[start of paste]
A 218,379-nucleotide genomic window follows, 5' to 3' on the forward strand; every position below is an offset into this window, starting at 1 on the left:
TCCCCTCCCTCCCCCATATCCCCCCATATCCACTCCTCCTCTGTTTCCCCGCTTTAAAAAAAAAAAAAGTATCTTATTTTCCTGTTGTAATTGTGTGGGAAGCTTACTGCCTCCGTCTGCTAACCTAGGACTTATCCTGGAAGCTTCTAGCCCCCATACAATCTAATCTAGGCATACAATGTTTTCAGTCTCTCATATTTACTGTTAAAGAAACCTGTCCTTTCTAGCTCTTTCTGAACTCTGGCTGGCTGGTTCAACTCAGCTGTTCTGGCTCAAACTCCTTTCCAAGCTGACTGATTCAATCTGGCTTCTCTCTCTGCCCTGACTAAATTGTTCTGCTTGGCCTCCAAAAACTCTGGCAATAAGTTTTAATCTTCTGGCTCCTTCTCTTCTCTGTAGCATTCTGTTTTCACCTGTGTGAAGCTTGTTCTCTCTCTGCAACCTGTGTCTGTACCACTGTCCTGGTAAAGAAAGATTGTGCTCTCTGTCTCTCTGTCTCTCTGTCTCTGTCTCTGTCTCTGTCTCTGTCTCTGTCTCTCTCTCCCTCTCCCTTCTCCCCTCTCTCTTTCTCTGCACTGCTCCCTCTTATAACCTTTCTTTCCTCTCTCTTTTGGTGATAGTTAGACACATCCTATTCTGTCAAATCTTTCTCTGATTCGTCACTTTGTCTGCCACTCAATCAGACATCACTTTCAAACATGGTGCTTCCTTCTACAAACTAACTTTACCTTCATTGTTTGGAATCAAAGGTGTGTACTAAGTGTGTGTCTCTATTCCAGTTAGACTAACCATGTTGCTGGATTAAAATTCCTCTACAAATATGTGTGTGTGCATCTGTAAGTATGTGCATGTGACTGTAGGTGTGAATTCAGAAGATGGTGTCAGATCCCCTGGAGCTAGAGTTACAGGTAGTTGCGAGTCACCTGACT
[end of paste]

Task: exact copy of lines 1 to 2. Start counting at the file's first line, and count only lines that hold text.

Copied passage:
A 218,379-nucleotide genomic window follows, 5' to 3' on the forward strand; every position below is an offset into this window, starting at 1 on the left:
TCCCCTCCCTCCCCCATATCCCCCCATATCCACTCCTCCTCTGTTTCCCCGCTTTAAAAAAAAAAAAAGTATCTTATTTTCCTGTTGTAATTGTGTGGGAAGCTTACTGCCTCCGTCTGCTAACCTAGGACTTATCCTGGAAGCTTCTAGCCCCCATACAATCTAATCTAGGCATACAATGTTTTCAGTCTCTCATATTTACTGTTAAAGAAACCTGTCCTTTCTAGCTCTTTCTGAACTCTGGCTGGCTGGTTCAACTCAGCTGTTCTGGCTCAAACTCCTTTCCAAGCTGACTGATTCAATCTGGCTTCTCTCTCTGCCCTGACTAAATTGTTCTGCTTGGCCTCCAAAAACTCTGGCAATAAGTTTTAATCTTCTGGCTCCTTCTCTTCTCTGTAGCATTCTGTTTTCACCTGTGTGAAGCTTGTTCTCTCTCTGCAACCTGTGTCTGTACCACTGTCCTGGTAAAGAAAGATTGTGCTCTCTGTCTCTCTGTCTCTCTGTCTCTGTCTCTGTCTCTGTCTCTGTCTCTGTCTCTCTCTCCCTCTCCCTTCTCCCCTCTCTCTTTCTCTGCACTGCTCCCTCTTATAACCTTTCTTTCCTCTCTCTTTTGGTGATAGTTAGACACATCCTATTCTGTCAAATCTTTCTCTGATTCGTCACTTTGTCTGCCACTCAATCAGACATCACTTTCAAACATGGTGCTTCCTTCTACAAACTAACTTTACCTTCATTGTTTGGAATCAAAGGTGTGTACTAAGTGTGTGTCTCTATTCCAGTTAGACTAACCATGTTGCTGGATTAAAATTCCTCTACAAATATGTGTGTGTGCATCTGTAAGTATGTGCATGTGACTGTAGGTGTGAATTCAGAAGATGGTGTCAGATCCCCTGGAGCTAGAGTTACAGGTAGTTGCGAGTCACCTGACT